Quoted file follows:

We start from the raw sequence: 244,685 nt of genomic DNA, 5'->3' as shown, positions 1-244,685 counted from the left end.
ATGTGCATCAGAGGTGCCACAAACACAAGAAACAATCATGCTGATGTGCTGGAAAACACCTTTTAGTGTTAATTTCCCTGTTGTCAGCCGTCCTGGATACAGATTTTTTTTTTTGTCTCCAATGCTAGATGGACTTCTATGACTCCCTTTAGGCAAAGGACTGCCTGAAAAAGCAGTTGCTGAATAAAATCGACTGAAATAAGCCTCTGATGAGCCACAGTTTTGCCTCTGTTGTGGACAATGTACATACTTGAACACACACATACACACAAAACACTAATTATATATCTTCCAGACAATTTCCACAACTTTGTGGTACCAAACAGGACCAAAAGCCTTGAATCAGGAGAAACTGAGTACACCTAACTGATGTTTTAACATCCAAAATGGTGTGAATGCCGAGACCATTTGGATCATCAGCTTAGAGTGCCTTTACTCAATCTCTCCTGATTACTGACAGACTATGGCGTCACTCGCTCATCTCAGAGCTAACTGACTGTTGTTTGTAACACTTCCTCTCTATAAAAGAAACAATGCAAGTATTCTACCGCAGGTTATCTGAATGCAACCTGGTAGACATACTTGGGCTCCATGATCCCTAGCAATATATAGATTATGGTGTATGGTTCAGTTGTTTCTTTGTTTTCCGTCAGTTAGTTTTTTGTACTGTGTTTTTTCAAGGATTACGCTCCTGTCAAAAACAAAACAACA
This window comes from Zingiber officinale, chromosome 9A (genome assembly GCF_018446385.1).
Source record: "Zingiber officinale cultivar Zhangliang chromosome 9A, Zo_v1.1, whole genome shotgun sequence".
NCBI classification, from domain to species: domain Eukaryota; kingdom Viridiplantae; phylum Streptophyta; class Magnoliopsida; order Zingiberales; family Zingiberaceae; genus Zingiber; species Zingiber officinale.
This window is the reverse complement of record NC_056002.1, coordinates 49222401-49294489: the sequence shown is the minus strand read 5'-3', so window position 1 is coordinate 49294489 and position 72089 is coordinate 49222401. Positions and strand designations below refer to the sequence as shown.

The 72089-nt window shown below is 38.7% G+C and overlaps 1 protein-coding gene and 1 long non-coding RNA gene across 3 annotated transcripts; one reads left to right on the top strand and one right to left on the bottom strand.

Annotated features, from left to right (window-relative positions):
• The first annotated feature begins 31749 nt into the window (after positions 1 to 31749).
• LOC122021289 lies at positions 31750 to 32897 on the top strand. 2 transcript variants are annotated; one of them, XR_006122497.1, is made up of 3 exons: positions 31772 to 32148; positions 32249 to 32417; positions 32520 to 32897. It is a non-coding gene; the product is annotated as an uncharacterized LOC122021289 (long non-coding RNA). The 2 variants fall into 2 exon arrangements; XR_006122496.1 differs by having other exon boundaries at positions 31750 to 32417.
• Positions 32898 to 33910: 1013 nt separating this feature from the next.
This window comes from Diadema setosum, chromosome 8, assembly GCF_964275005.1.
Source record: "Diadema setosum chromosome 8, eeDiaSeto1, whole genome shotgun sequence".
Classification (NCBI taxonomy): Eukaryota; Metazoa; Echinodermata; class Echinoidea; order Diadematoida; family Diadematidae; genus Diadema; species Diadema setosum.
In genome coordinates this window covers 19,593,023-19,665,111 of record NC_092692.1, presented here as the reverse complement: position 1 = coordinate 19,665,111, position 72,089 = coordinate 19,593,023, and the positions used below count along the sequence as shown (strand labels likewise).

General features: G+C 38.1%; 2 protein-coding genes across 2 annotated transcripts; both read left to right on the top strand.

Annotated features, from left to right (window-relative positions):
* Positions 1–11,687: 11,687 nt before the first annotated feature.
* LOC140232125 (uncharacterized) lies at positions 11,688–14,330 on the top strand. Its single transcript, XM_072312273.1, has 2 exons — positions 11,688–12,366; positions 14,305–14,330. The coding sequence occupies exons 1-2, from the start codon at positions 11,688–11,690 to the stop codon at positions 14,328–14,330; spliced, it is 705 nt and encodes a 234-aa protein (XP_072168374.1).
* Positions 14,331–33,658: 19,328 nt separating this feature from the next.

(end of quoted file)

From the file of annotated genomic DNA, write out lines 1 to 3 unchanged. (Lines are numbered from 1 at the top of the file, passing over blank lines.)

We start from the raw sequence: 244,685 nt of genomic DNA, 5'->3' as shown, positions 1-244,685 counted from the left end.
ATGTGCATCAGAGGTGCCACAAACACAAGAAACAATCATGCTGATGTGCTGGAAAACACCTTTTAGTGTTAATTTCCCTGTTGTCAGCCGTCCTGGATACAGATTTTTTTTTTTGTCTCCAATGCTAGATGGACTTCTATGACTCCCTTTAGGCAAAGGACTGCCTGAAAAAGCAGTTGCTGAATAAAATCGACTGAAATAAGCCTCTGATGAGCCACAGTTTTGCCTCTGTTGTGGACAATGTACATACTTGAACACACACATACACACAAAACACTAATTATATATCTTCCAGACAATTTCCACAACTTTGTGGTACCAAACAGGACCAAAAGCCTTGAATCAGGAGAAACTGAGTACACCTAACTGATGTTTTAACATCCAAAATGGTGTGAATGCCGAGACCATTTGGATCATCAGCTTAGAGTGCCTTTACTCAATCTCTCCTGATTACTGACAGACTATGGCGTCACTCGCTCATCTCAGAGCTAACTGACTGTTGTTTGTAACACTTCCTCTCTATAAAAGAAACAATGCAAGTATTCTACCGCAGGTTATCTGAATGCAACCTGGTAGACATACTTGGGCTCCATGATCCCTAGCAATATATAGATTATGGTGTATGGTTCAGTTGTTTCTTTGTTTTCCGTCAGTTAGTTTTTTGTACTGTGTTTTTTCAAGGATTACGCTCCTGTCAAAAACAAAACAACA
This window comes from Zingiber officinale, chromosome 9A (genome assembly GCF_018446385.1).